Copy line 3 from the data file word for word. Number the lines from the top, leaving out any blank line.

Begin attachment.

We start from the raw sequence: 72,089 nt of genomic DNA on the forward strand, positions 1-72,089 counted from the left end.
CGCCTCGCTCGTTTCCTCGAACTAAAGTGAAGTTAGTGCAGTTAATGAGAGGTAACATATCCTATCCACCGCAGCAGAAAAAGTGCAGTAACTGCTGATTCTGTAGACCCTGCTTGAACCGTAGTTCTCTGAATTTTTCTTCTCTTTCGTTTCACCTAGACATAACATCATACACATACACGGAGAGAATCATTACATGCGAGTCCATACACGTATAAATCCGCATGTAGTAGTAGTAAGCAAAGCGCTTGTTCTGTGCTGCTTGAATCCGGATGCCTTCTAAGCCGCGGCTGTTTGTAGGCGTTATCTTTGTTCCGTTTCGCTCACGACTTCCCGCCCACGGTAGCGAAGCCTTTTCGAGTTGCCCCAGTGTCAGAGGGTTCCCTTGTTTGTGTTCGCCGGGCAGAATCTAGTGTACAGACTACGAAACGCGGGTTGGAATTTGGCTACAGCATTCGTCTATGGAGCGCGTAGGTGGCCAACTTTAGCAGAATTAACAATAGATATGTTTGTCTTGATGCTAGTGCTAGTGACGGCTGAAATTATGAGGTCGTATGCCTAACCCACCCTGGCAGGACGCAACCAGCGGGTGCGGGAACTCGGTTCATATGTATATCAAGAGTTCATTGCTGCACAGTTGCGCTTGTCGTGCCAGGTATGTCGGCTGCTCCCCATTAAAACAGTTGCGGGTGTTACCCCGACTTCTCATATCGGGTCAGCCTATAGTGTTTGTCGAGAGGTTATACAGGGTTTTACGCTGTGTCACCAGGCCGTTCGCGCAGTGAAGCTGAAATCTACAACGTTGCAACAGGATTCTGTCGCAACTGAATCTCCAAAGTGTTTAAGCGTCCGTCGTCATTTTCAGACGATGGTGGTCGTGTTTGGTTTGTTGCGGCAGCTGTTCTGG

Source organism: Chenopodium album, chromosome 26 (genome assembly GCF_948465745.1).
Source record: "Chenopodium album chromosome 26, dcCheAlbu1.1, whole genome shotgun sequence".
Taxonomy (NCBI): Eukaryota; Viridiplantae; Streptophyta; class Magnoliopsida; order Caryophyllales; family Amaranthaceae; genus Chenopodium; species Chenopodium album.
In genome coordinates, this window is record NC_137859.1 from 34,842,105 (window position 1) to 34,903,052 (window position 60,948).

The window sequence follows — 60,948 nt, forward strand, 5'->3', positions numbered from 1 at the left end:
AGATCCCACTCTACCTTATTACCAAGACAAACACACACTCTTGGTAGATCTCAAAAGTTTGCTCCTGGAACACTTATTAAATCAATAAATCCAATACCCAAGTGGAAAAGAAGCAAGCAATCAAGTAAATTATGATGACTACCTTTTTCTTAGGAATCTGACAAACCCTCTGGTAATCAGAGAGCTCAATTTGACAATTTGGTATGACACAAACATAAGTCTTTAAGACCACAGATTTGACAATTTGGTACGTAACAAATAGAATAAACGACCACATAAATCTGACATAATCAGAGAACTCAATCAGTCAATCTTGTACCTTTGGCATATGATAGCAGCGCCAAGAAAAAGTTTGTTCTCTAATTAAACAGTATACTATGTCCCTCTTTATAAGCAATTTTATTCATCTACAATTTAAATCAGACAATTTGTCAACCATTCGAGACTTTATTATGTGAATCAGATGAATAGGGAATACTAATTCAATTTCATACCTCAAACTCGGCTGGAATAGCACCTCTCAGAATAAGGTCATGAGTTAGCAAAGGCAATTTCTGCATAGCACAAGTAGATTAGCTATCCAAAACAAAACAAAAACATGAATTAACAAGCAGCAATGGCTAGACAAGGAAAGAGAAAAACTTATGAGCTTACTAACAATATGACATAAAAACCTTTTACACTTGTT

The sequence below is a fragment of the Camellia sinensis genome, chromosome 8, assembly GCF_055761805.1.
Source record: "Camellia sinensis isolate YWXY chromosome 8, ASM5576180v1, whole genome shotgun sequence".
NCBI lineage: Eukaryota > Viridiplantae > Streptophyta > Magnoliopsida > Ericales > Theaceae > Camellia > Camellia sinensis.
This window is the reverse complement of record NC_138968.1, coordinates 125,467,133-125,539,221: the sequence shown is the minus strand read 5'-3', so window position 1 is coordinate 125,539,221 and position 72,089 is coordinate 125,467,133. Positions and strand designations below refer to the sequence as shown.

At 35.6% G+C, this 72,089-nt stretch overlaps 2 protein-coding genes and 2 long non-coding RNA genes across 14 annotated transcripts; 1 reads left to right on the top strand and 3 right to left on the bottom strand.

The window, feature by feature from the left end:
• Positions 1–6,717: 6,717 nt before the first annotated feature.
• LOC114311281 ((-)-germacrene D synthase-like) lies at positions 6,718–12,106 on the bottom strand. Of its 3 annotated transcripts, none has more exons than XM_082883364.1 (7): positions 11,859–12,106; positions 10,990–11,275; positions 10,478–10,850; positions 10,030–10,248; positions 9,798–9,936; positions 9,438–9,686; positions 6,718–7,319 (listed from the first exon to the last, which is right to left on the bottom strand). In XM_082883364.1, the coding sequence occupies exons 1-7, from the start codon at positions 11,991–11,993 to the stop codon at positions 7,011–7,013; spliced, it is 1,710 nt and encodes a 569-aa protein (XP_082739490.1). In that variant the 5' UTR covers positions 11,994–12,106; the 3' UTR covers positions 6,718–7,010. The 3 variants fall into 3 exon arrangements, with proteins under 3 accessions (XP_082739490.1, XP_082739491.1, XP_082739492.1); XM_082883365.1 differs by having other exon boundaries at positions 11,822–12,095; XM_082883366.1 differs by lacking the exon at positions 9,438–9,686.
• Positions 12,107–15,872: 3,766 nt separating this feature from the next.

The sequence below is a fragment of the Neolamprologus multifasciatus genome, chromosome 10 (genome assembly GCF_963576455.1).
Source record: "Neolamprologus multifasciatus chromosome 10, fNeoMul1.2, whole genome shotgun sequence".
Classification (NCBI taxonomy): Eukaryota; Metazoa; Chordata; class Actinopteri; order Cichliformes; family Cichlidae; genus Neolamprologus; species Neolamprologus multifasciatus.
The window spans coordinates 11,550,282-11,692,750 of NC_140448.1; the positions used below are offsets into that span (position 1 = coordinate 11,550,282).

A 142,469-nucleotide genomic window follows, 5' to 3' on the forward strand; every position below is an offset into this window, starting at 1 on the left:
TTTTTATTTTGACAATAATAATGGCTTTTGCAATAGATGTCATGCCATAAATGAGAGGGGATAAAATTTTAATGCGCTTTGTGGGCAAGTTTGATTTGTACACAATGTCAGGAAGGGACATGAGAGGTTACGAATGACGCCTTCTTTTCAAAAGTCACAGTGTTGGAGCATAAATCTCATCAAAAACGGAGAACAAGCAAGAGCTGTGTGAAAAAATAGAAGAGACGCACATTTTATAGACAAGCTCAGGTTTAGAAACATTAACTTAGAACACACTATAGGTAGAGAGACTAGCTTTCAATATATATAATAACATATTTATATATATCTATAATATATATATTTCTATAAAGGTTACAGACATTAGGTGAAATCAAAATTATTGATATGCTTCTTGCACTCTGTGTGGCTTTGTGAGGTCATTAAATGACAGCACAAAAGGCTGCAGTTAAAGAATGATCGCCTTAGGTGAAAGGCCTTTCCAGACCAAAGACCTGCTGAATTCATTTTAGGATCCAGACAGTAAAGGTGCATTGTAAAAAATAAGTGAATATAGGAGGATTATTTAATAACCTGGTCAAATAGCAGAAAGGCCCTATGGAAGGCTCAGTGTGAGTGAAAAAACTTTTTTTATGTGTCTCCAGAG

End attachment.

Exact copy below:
Source organism: Chenopodium album, chromosome 26 (genome assembly GCF_948465745.1).